Violent video games
The above photo is of young people playing
Counter-Strike in an internet cafe in
Chico, California, in 2004. I could have
taken a nearly identical photo this after-
noon in one of hundreds of "cibers" (internet
cafes) all over Buenos Aires, throughout
Argentina, and in dozens of other countries.
i know - and have known - several people, some of them close friends, one of them my son, and two of them my grandsons, who like to play "first-person shooters," video games where the person playing kills characters in the games... some of the "deaths" involve large amounts of animated gore and some do not, instead representing "death" symbolically by having the character simply "disappear"...
the argument about whether or not there is a residual psychological impact from engaging for hours at a time in simulated "death" will, of course, rage on... i, for one, can simply not understand how there cannot be at least a desensitization effect... i've seen first-hand that there are definitely behavioral spin-offs to a heavy diet of wwe, but i can't say that about video games... however, watching my two young grandsons spending uncounted hours - in fact most of the time they are not either sleeping, eating, or in school - in front of the tv watching mindless cartoons (ok, i'll admit, i DO occasionally enjoy sponge bob) or playing video games, i have to believe there's an impact there...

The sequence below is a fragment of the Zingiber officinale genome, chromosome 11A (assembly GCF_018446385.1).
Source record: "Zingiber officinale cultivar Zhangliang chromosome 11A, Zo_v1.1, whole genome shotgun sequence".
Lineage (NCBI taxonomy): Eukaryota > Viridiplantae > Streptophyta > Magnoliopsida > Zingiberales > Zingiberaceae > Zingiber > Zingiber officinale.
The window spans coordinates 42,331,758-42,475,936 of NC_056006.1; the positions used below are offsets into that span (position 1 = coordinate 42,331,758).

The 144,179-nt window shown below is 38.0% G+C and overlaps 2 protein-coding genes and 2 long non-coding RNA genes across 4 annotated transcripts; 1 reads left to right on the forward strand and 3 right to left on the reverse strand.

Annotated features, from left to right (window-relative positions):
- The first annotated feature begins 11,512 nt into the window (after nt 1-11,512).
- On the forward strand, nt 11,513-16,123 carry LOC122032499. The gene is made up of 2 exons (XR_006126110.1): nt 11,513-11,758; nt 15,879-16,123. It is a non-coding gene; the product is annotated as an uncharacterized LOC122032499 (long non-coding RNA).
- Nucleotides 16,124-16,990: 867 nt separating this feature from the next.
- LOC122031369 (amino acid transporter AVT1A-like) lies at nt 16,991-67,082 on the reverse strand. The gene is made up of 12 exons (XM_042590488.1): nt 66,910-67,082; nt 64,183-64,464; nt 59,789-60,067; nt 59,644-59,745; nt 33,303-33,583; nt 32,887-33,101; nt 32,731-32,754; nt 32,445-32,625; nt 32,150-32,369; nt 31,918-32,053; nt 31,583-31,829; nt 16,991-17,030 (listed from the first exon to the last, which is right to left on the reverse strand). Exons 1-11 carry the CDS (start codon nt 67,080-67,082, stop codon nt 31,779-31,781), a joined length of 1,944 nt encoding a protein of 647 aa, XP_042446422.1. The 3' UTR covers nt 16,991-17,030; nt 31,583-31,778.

here's one view...
Playing video games increases aggression in some children and young adults and normalizes killing, some doctors said.
Research suggests that violent video games can make children feel different. A brain scan of a teenager who has just played what was deemed a nonviolent video game was compared to the scan of a teen who had just spent 30 minutes playing a violent game. Indiana School of Medicine researchers said highlighted areas in the brains showed increased activity in the areas involved in emotional arousal.
"Exposure to violent video games, even E rated video games, increases aggressive thoughts, increases pro-social behavior and increases general arousal," said Dr. Greg Snyder, a psychologist at Omaha's Children's Hospital.
Snyder said exposure to violence in video games can desensitize a teen to the real thing.
Research from Iowa State University, Kansas State University and the National Institutes of Health reached similar conclusions. Compared to teens who played nonviolent games, those who played violent games had a lower heart rate and lower galvanic skin response when they were exposed to videos of real violence, the studies showed.
"The more normal it is, the more likely it is they're going to activate or engage in those behaviors when provoked or even unprovoked," Snyder said.